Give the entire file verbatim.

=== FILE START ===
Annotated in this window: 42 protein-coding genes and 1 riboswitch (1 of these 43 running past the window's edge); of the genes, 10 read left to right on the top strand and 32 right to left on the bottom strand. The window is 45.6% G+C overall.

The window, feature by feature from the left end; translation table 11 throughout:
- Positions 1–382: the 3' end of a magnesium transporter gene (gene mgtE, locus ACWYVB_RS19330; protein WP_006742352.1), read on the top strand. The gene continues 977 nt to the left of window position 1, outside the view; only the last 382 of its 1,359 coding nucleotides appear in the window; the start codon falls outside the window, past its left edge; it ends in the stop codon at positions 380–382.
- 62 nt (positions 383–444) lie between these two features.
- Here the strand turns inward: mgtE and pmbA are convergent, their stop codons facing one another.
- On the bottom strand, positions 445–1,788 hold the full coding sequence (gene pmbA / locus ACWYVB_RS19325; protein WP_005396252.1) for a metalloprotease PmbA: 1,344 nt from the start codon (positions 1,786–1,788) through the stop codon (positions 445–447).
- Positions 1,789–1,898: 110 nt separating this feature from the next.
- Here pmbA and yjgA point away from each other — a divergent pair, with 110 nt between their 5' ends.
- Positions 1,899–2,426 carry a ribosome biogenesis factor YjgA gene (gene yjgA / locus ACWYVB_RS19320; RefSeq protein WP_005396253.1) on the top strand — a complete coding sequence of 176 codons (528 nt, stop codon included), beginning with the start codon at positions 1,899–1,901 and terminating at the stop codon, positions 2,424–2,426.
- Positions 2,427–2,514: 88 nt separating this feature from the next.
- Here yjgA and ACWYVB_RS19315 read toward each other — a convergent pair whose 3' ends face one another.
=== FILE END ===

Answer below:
Annotated in this window: 42 protein-coding genes and 1 riboswitch (1 of these 43 running past the window's edge); of the genes, 10 read left to right on the top strand and 32 right to left on the bottom strand. The window is 45.6% G+C overall.

The window, feature by feature from the left end; translation table 11 throughout:
- Positions 1–382: the 3' end of a magnesium transporter gene (gene mgtE, locus ACWYVB_RS19330; protein WP_006742352.1), read on the top strand. The gene continues 977 nt to the left of window position 1, outside the view; only the last 382 of its 1,359 coding nucleotides appear in the window; the start codon falls outside the window, past its left edge; it ends in the stop codon at positions 380–382.
- 62 nt (positions 383–444) lie between these two features.
- Here the strand turns inward: mgtE and pmbA are convergent, their stop codons facing one another.
- On the bottom strand, positions 445–1,788 hold the full coding sequence (gene pmbA / locus ACWYVB_RS19325; protein WP_005396252.1) for a metalloprotease PmbA: 1,344 nt from the start codon (positions 1,786–1,788) through the stop codon (positions 445–447).
- Positions 1,789–1,898: 110 nt separating this feature from the next.
- Here pmbA and yjgA point away from each other — a divergent pair, with 110 nt between their 5' ends.
- Positions 1,899–2,426 carry a ribosome biogenesis factor YjgA gene (gene yjgA / locus ACWYVB_RS19320; RefSeq protein WP_005396253.1) on the top strand — a complete coding sequence of 176 codons (528 nt, stop codon included), beginning with the start codon at positions 1,899–1,901 and terminating at the stop codon, positions 2,424–2,426.
- Positions 2,427–2,514: 88 nt separating this feature from the next.
- Here yjgA and ACWYVB_RS19315 read toward each other — a convergent pair whose 3' ends face one another.